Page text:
USA vs. Algeria FIFA World Cup 2010: Start of a Paradigm Shift for USA Soccer?

Jersey Al BraccoSenior Analyst IJune 23, 2010

The US Men's National Team defeated Algeria with breathtaking drama today to advance to the knockout round of the FIFA World Cup. Could this be the game that changes how American fans look at soccer? Could this be the tipping point for soccers popularity in the United States?

The prevailing attitude from most non-fans of soccer in the USA is this: Soccer is boring. Too many low scoring games and not enough action. Well, fans, what do you think now?

In what was possibly the most exciting 1-0 game I have ever witnessed in 40 years of watching soccer, the USA dispelled all notions that exciting has to mean high scoring.

In our present sports culture, where more touchdowns, runs, baskets, or goals are always desired, isn't it nice to know there is another way?

The USA win today was as much of an edge-of-the-seat, nerve-wracking, spine-tingling experience I've ever had, regardless of the sport involved.

In an amazing display of sporting drama, the US endured yet another wrongly disallowed goal, shots that found the woodwork, and numerous golden opportunities that were squandered away.

As the game got into the 80th minute, I started to think about the story I would write about this game. The headline was going to be something like, "USMNT—The Unluckiest Team in the World."

But Landon Donovan and his teammates never stopped coming. Perhaps the most well-conditioned team in the World Cup, the USMNT once again used its superior fitness to overwhelm the tired opponents late in the game.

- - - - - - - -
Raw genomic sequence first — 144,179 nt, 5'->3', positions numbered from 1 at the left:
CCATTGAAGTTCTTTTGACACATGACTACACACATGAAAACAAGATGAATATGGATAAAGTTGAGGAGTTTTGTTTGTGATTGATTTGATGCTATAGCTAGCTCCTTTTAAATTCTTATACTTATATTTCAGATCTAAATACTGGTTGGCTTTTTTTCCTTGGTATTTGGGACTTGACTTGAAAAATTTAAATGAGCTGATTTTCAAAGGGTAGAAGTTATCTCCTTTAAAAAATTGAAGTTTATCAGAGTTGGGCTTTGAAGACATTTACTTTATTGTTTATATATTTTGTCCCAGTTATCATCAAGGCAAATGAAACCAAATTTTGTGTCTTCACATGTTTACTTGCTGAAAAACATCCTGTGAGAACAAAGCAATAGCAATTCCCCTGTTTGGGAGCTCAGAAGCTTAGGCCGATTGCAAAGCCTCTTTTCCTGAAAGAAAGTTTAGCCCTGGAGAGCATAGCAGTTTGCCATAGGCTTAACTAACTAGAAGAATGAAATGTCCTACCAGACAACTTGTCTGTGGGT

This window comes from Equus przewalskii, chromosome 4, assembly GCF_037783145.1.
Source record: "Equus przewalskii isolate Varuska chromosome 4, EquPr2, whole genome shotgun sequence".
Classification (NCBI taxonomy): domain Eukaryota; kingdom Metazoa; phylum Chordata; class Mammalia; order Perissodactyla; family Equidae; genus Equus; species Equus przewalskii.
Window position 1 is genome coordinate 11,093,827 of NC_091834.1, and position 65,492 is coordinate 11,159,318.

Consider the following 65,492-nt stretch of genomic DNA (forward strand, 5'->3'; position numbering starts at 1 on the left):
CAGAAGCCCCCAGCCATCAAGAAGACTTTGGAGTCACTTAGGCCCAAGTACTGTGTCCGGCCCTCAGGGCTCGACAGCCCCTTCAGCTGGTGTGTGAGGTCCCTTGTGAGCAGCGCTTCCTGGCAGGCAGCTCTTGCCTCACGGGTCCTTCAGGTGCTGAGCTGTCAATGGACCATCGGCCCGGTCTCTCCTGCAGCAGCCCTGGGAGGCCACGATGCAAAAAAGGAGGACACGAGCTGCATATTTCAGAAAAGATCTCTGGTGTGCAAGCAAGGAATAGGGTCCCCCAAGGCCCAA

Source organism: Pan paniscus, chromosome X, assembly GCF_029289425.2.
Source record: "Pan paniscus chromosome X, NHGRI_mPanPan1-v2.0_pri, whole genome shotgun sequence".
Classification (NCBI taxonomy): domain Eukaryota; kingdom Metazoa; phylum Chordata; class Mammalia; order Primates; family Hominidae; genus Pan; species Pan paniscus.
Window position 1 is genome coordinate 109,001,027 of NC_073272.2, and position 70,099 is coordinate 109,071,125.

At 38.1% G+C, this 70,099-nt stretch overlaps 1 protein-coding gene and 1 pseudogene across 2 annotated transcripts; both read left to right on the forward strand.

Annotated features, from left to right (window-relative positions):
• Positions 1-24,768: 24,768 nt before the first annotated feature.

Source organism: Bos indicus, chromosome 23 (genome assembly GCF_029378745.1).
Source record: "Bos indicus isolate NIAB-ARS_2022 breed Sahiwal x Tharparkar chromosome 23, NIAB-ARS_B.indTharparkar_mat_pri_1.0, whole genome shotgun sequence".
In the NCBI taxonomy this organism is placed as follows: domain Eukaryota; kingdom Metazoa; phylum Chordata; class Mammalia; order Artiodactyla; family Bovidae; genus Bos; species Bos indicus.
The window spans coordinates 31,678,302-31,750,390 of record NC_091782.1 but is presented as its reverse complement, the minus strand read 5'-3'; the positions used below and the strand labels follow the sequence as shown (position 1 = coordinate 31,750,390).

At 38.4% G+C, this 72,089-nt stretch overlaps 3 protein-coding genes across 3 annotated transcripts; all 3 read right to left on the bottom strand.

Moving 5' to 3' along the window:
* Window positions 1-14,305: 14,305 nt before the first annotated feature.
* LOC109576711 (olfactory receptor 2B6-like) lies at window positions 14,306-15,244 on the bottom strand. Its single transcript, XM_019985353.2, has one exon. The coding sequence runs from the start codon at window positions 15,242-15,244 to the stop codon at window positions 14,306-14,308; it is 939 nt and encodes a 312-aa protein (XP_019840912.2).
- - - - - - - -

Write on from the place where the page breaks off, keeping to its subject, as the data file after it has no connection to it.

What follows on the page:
Surely this exciting victory, achieved after 92 minutes of doing everything right except putting the ball over the goal line, is bound to change some perceptions and cause a paradigm shift among US sports fans.

Definition of paradigm shift: A change from one way of thinking to another. It's a revolution, a transformation, a sort of metamorphosis.  It just does not happen, but rather it is driven by agents of change.

Could this game be a major agent of change to start the American population thinking differently about soccer?

I think it can.

American fans of soccer have been waiting for a moment like this for many years. Something to let the rest of the population in on what we already know—soccer can be just as exciting as your favorite sport.

I think we've all just witnessed the "aha"  moment for soccer in America, regardless of what happens the rest of this tournament.


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